Why it’s im­por­tant to in­form peo­ple about govern­ment work, writes Maropeng Many­athela

African Times - - SPORTS -

At the height of his po­lit­i­cal power, for­mer pres­i­dent Thabo Mbeki, a renowned or­a­tor known for his catchy phrases, reg­u­larly stressed the im­por­tance of in­form­ing peo­ple about what the govern­ment is do­ing.

One such re­flec­tion was made in Jan­uary 1999, when he was the Deputy Pres­i­dent of the Re­pub­lic, at the launch of a govern­ment web­site. Mbeki re­minded his au­di­ence, in­clud­ing for­mer govern­ment pol­icy guru Joel Net­shiten­zhe, about the govern­ment’s po­si­tion on in­for­ma­tion and com­mu­ni­ca­tion. “We be­lieve that it is in­deed the re­spon­si­bil­ity of the Govern­ment to com­mu­ni­cate to the South African pop­u­la­tion, and in­deed to the rest of the world, on a con­tin­ual and on an ac­cu­rate ba­sis. And there­fore we have al­ways adopted a some­what crit­i­cal at­ti­tude to­wards our­selves as Govern­ment as to whether we are dis­charg­ing that re­spon­si­bil­ity prop­erly. The head of GCIS Joel Net­shiten­zhe, has just for in­stance re­ferred to the Com­task, a group that was put to­gether to as­sist in as­sess­ing the ef­fec­tive­ness, or oth­er­wise, of Govern­ment with re­gard to the in­for­ma­tion and com­mu­ni­ca­tion area. And in­deed, they then made a va­ri­ety of rec­om­men­da­tions, which they did,” Mbeki said.

“From the point of view of the Govern­ment, this is im­por­tant be­cause we do in­deed sin­cerely be­lieve that when we talk about a demo­cratic sys­tem in South Africa, which is re­spon­sive to the feel­ings, the ideas, the moods, the needs and so on of the peo­ple, it is im­por­tant that the peo­ple should know what the Govern­ment is do­ing.

It is im­por­tant to know what the Govern­ment is think­ing, plan­ning and so on, so that the peo­ple them­selves can make an im­pact on those pro­cesses in Govern­ment.” Put dif­fer­ently, Mbeki was sim­ply high­light­ing the need and im­por­tance of us­ing in­for­ma­tion and com­mu­ni­ca­tion to change how peo­ple view the govern­ment.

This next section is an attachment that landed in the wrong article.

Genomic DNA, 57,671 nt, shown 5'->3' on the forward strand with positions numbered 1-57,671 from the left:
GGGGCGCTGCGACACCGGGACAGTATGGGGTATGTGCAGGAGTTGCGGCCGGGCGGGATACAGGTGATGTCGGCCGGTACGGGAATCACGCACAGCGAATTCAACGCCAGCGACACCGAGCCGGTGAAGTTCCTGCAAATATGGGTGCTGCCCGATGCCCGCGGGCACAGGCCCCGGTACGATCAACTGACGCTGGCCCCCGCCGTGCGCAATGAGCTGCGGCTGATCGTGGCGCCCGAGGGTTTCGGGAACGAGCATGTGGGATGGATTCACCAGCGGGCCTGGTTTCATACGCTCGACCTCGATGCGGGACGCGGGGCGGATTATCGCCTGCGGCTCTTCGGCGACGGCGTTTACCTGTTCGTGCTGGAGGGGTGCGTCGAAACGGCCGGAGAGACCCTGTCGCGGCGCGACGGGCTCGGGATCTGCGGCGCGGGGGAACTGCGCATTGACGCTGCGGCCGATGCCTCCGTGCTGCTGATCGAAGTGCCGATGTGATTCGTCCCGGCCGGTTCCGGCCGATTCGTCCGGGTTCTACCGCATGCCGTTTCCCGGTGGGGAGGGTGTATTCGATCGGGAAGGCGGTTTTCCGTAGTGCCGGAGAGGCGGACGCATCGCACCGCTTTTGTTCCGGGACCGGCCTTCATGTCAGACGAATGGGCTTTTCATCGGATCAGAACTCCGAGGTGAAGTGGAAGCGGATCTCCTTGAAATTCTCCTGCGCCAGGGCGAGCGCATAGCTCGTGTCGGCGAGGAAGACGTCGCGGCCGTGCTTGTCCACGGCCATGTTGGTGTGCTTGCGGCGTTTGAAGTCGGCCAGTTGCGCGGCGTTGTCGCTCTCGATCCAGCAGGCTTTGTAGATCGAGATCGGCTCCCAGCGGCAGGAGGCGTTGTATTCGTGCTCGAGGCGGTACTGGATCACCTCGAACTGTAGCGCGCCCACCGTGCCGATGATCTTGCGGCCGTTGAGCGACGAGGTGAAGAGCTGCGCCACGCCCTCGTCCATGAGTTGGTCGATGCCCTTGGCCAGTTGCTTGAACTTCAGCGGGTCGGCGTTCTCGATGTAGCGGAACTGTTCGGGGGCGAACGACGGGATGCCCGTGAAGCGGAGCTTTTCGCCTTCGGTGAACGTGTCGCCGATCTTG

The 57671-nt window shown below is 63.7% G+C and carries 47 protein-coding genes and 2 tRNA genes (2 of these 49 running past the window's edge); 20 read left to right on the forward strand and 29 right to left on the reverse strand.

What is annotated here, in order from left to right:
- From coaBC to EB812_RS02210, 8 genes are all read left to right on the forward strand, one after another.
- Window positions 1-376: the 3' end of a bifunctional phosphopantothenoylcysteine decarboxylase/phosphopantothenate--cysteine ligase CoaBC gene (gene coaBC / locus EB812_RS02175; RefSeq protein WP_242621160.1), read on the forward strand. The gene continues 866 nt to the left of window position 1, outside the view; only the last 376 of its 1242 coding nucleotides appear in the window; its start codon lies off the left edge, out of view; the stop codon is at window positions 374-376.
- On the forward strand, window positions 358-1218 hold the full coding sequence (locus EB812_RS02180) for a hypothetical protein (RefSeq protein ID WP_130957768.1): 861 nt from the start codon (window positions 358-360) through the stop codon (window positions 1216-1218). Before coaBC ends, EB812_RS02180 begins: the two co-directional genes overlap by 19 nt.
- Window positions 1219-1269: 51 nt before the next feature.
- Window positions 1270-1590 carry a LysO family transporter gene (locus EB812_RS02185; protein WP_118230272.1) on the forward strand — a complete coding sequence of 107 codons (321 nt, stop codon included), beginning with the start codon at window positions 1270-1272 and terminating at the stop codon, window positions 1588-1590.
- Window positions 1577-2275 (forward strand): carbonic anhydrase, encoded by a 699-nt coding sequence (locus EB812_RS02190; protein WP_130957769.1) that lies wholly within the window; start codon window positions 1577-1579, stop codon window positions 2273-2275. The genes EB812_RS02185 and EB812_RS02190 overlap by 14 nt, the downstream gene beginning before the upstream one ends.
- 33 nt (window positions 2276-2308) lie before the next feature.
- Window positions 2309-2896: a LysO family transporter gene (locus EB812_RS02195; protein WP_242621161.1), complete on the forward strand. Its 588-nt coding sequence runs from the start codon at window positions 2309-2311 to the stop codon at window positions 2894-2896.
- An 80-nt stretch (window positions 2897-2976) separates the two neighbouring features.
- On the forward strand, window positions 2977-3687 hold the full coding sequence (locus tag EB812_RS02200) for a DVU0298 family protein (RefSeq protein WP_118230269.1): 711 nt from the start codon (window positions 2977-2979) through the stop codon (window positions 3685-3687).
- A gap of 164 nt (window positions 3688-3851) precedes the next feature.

I am re­minded of his words each time I ob­serve how we go about our work as govern­ment com­mu­ni­ca­tions agents across the coun­try. While com­mu­ni­ca­tors are gen­er­ally do­ing well, de­spite lim­ited bud­gets and a ro­bust me­dia, we often shoot our­selves in the foot or act con­trary to what is ex­pected of us.

One of the best cri­sis com­mu­ni­ca­tion strate­gies to have ever emerged out of govern­ment com­mu­ni­ca­tions in re­cent times were the han­dling of the re­cent Lis­te­ria out­break. The worst, with­out any doubt, has been the han­dling of the prob­lems at Sta­te­Owned En­ter­prises (SOE’s) such as Eskom, SABC and SAA.

Let me start with the good. As a govern­ment com­mu­ni­ca­tor, I was left in awe when I lis­tened to col­leagues such as Lim­popo govern­ment spokesper­son Phuti Seloba ar­tic­u­lat­ing a well-crafted strat­egy to in­form the pub­lic about what the govern­ment was do­ing to deal with the big­gest out­break of lis­te­rio­sis in the world.

I was re­lieved to see com­mu­ni­ca­tors al­lay­ing pub­lic fears, with a clear and as­sur­ing mes­sage, amid pub­lic panic fol­low­ing the deaths of more than 180 peo­ple in­clud­ing 78 in­fants.

The fact that lis­te­ria was traced to Tiger Brands’ pro­duc­tion fa­cil­ity in Polok­wane, En­ter­prise Foods, did not help mat­ters. It meant the prob­lem was on our doorstep. But my fel­low govern­ment com­mu­ni­ca­tors grabbed the bull by the horn and made all of us proud of our role and con­tri­bu­tion to so­ci­ety.

Un­doubt­edly, our han­dling of the Eskom, SAA and SABC sagas was both am­a­teur­ish and al­most em­bar­rass­ing. I am afraid we dropped the ball. Our mes­sage was un­clear, in­co­her­ent, often con­tra­dic­tory and quite un­con­vinc­ing.